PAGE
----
Several days after having seen it, I remain shocked at how ineptly the sequel was filmed. It’s such a shoddy movie that not only is it a major disappointment but it is also one of the worst films I’ve ever seen. Now, I have to admit that most of my least favourite movies ever are sequels or big-budget films in general, such as Batman and Robin, Charlie’s Angels, The Devil’s Own, etc., mostly because all of these movies’ budgets and stars force the movie to be “important,” with big emotions and the like, and these movies fall far short of earning the importance they give themselves. Against my better judgment, I have lately been roped in to see some movies that people of my generation find so obviously “bad” that they get camp value out of watching them, such as this and, to a less “bad” extent, this. Granted, “Clue” was way more of a good time than any of the other bad movies I’ve listed, but it’s still bad and I’ll never understand why people my age would consciously waste two hours of their lives to watch a movie they think is terrible so they can laugh ironically at it, but I digress. The original point is that really bad big-budget movies are always infinitely worse than really bad Uwe Boll movies because Uwe Boll has the mere ambition to make bad movies that he’s aware are bad so he can wink at the audience and share their ironic laughter while big-budget movies are about the latest Hollywood star saving the world from the latest Hollywood bad guy.

This is part of the reason I absolutely loathe Iron Man 2, because it had the ambition and the cast and the money necessary to be great and it’s so woefully short of such lofty goals that it fails to be worth even the five bucks I spent to watch it. It’s got one of those screenplays that throws eight lines per second at the screen to distract the audience from the fact that the dialogue is painfully flat and that the emotions the characters speak of are nowhere seen in action rather than in talk. The rest of the elements of the movie are equally busy in theory while heading nowhere in actuality. Thus, we get Sam Rockwell chewing up the scenery in the least-convincing overacting since Tom Cruise playing drunk and Mickey Rourke chewing up nothing in a portrayal of the least-menacing villain in an action movie since Mathieu Amalric’s in the last James Bond flick. God bless Chandler Levack for commenting recently that Don Cheadle’s hyper-sincere performances might have been interesting until about the point that Crash came out but are mostly boring now. He’s so over-serious that he’s not believable as a friend of playboy Tony Stark. This is one of the most glaring things that worked so well in the first film that the makers went away from. Terrence Howard worked perfectly as a foil for Downey because, although he’s serious when he has to be, as any army man must, his stoner-sleepy eyes and smile show that he can relax too, and thus can kick back with a character in Stark who has lots of money and likes to spend it on fun things and women.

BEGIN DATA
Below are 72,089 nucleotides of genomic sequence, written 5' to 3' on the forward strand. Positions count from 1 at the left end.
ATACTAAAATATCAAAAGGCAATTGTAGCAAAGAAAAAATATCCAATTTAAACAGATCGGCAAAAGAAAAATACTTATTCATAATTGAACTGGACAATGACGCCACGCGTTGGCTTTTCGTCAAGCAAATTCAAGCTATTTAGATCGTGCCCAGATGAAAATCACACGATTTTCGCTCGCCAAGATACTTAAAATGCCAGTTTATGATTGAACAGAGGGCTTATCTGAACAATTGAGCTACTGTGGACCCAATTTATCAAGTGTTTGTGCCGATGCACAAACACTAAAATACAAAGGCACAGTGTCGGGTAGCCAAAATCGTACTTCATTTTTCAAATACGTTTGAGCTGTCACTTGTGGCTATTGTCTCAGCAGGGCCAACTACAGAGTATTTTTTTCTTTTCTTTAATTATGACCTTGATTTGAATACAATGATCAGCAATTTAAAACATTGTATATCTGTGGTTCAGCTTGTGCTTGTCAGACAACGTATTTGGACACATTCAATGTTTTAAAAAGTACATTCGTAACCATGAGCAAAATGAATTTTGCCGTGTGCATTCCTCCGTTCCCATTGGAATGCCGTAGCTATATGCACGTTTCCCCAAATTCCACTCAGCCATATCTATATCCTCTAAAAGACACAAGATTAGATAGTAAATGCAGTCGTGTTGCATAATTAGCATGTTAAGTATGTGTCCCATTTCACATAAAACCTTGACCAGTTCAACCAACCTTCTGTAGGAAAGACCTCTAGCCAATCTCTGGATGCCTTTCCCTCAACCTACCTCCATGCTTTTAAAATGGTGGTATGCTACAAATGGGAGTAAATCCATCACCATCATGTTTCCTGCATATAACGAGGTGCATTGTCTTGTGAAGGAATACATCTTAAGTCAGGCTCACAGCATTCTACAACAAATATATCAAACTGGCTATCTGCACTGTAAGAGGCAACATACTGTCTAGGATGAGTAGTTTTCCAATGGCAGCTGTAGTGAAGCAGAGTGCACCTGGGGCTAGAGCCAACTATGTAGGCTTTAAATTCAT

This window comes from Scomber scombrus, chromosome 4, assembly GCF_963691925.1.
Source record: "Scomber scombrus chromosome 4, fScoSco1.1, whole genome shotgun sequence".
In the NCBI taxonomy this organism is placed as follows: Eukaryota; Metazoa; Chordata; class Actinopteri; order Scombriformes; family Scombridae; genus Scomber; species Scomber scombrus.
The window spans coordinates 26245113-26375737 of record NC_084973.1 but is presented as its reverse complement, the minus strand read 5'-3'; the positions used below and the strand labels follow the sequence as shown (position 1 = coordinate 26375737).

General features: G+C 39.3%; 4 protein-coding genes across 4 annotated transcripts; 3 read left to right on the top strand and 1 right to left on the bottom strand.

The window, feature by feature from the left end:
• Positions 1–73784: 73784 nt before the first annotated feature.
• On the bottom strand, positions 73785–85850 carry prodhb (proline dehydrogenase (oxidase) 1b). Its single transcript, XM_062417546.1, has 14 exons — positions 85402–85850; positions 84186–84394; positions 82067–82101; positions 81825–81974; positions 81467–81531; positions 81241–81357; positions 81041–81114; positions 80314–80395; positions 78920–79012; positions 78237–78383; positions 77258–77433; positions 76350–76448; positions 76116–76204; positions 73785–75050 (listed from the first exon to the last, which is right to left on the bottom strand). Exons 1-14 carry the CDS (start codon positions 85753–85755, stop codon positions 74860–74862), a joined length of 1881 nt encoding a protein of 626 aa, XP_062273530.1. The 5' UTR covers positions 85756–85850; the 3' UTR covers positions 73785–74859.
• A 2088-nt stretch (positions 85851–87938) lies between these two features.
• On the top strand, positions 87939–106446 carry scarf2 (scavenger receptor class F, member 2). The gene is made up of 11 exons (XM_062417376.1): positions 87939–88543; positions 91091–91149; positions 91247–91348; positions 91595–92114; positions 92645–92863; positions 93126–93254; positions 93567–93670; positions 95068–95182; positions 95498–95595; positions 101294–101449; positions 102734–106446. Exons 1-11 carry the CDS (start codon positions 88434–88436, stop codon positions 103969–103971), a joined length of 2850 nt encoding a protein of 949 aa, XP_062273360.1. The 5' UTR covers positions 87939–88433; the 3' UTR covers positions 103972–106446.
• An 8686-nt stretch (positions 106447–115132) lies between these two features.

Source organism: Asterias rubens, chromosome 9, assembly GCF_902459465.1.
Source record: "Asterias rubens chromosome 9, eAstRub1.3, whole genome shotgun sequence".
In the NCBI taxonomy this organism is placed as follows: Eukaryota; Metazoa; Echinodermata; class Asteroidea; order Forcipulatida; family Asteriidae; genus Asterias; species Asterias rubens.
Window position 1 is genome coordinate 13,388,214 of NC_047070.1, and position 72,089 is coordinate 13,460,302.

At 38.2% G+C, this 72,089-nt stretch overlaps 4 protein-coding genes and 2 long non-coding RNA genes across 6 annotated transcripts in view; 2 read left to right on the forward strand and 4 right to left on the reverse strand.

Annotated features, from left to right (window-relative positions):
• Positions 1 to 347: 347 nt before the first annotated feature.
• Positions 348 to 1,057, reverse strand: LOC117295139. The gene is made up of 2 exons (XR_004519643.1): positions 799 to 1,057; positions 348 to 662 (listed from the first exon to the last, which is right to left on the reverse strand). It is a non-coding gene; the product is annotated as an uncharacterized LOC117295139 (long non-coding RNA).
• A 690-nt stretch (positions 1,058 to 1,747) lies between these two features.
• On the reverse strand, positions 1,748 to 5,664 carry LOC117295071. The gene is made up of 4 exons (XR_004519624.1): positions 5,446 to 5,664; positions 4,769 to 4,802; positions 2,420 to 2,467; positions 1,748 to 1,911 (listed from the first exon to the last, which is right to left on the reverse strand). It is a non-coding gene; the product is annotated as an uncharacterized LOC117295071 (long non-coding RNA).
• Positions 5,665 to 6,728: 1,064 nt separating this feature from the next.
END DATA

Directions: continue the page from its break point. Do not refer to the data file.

Now, the women. The main reason that Iron Man was not just a great comic book movie but a great movie bar none was because of the sexual tension between Gwyneth Paltrow’s Pepper Potts and Downey Jr. The scene in which Pepper has to retrieve Tony’s what I will call “bionic” heart from inside his chest has more heat in it than is contained in the entirety of most of the “romantic” comedies Hollywood releases nowadays. Nevertheless, the makers of the sequel have again ignored a winning formula by concentrating on the sturm und drang between the men rather than the rawer tension between Stark, Potts, and whoever Stark picks to bed next, in this movie’s case Scarlett Johansson’s character. Not only are the women mostly ignored in the film, but Johansson is made to take part in one of the film’s several infuriating plot holes.

I may not be a filmmaker, but I have seen enough movies and read enough books to know that when you are creating a make-believe world you have to explain to the audience or the reader why this world can be believed in by attaching some real human concern to it and setting parameters that cannot be broken without an explanation. Hence, Neo in The Matrix cannot dodge bullets until after he’s told he’s The One and can break the physical rules of the computer world he’s trying to destroy. Now I am sure that the comic-book nerds watching the movie don’t mind that Nick Fury and Romanoff are brought into it without any mention of what SHIELD is all about and why it is so desperate to acquire Iron Man’s services, but the absence of such information not only made me not care for them, it made me not care for the movie they’re in. I also hate that Rhodey steps into the War Machine suit, which he did not make and has never used, and operates it expertly without there being even a one-minute scene showing him training in it. I cannot take it for granted that he can fly in it because in the first movie the filmmakers set the parameters of this world by not allowing us to take it for granted that Tony Stark, the genius who created the suit, could fly in it without practice. If Rhodey’s a better flier than Stark I would have liked some character in the movie commenting to that effect before Rhodey takes off. Thus, in conclusion, Iron Man 2 is one of the worst movies I’ve ever seen because it fails to pay attention to even that one small yet significant detail, an ignorance of good filmmaking and storytelling techniques that infests the rest of the film like a bad plague.